Is Obama's Supreme Court Pick In the Bronx?

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By Kim StolzMTV News Correspondent/Writer

Despite his high approval ratings, President Obama still has a lot to prove as far as appointments go, given the scandals that have surrounding many of his cabinet appointments. And this is on top of the loose-cannon known as Vice President Biden. The success and smoothness of President Obama's next few significant decisions are vital. Somewhat serendipitously, the most important decision for him yet, both politically and personally, has just landed on his desk.

Just a week ago, and ironically on Obama's 100thday in office, Supreme Court Justice David Souter, sent a letter informing the president of his decision to resign from the Court at the end of this term.



Obama must now search his Rolodex -- and his soul -- to appoint a new Supreme Court justice that will fulfill his promises of "hope" and "change," while not attracting too much ire and scrutiny from the right. Let's at least hope he chooses someone who has paid his or her taxes.

President Obama is a man of large gestures, but also a man who clings tightly to pragmatism. He is a grass roots organizer yet also a president who has quickly learned that he cannot be a radical activist if he even cares to dream of seeing a second term. With Ruth Bader Ginsberg the lone female on the Supreme Court, and with women now making up almost half of those in legal professions in this country, there has been mounting pressure for him to choose a woman. And, as we look back to his campaign, Obama owes much of his electoral success to the Latino community, none of whom have yet had a seat on the Supreme Court. Thus, a likely Obama nominee would be a Latin woman, who has appealed to both Democrats and Republicans, and while having experience in community building and activism (fulfilling Obama's "empathy" qualification), but will not be seen as an "activist" judge.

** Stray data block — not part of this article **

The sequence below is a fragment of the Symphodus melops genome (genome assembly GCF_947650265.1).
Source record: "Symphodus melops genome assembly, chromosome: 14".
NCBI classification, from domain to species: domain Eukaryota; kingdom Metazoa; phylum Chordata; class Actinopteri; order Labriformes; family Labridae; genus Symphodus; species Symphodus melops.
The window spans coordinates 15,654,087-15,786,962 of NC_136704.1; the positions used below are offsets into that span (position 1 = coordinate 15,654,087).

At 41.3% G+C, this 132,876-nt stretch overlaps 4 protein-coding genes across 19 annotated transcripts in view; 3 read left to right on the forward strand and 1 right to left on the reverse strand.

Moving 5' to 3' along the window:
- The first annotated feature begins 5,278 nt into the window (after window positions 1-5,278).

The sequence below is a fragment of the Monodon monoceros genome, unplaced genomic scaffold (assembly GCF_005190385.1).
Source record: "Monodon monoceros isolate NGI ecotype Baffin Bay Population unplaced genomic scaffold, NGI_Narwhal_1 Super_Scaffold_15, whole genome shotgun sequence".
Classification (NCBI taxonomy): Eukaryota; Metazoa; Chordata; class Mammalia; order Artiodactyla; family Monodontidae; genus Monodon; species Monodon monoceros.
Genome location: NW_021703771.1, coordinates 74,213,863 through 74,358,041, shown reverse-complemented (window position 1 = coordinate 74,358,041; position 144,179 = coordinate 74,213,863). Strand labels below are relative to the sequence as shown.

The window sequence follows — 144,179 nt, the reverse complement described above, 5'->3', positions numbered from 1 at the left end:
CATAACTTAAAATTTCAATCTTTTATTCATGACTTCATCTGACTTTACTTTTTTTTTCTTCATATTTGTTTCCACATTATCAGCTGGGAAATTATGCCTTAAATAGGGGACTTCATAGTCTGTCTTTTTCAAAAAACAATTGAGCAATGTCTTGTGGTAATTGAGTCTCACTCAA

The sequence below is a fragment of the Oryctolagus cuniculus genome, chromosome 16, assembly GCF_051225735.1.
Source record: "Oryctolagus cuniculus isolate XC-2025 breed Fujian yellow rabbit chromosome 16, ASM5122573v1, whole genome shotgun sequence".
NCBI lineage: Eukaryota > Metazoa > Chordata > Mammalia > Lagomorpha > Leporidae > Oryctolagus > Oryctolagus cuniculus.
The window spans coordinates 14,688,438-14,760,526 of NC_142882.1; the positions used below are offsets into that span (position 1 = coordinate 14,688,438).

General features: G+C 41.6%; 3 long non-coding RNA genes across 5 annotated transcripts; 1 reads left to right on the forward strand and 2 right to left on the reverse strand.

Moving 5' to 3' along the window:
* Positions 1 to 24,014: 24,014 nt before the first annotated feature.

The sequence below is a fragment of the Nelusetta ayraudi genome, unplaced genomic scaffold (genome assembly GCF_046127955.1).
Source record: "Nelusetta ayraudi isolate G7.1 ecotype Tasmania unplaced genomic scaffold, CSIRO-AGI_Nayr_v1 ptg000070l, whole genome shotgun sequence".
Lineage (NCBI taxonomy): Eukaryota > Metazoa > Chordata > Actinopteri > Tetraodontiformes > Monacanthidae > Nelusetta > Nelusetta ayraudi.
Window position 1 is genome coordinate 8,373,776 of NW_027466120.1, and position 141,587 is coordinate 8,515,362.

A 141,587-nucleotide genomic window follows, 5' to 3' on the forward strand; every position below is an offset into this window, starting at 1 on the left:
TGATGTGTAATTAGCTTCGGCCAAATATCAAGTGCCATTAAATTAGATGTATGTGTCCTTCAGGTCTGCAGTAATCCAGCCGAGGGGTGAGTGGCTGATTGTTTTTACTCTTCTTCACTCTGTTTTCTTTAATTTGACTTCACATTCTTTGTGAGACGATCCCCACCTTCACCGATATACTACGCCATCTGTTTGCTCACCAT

The person he is looking for may be Bronx-born Second Circuit judge Sonia Sotomayor. A graduate of Princeton and Yale, Sotomayor was first nominated by a Republican president, George H.W. Bush, to serve as a judge on the U.S. District Court.

While she was nominated by Bush 41, her record on the bench as actually been more left-leaning, though she is not a radical by any means. She has experience in community building, having helped to provide mortgage insurance coverage to low-income housing and AIDS hospices in New York City, but is not an "activist" judge and, in fact, has the reputation of being rather moderate in court. Another small and unknown but interesting qualification of Sotomayor's is that, as partner of the firm Pavia Harcourt, she specialized in intellectual property litigation. With rising concerns about illegal downloading and the increasingly ungoverned World Wide Web, perhaps it wouldn't be such a bad idea to have an intellectual property specialist on the highest court.

There are other potential and likely nominees whose names have been thrown in the mix, such as Jennifer Granholm, Elena Kagan, Diane Wood, and Seth Waxman. They've all been rumored to be on Obama's short list, but none fulfills the criteria above so closely as Sonia Sotomayor. With the added pressure that Obama will feel from Latino and female interest groups, Sotomayor will feel not only like a qualified choice, but politically, a safe one. Of course, though, this all is contingent on an absence of skeletons in the Sotomayor closet. What the Obama administration cannot weather, at this point, is his Supreme Court nominee stepping down. His team better make sure to do all of their homework this time.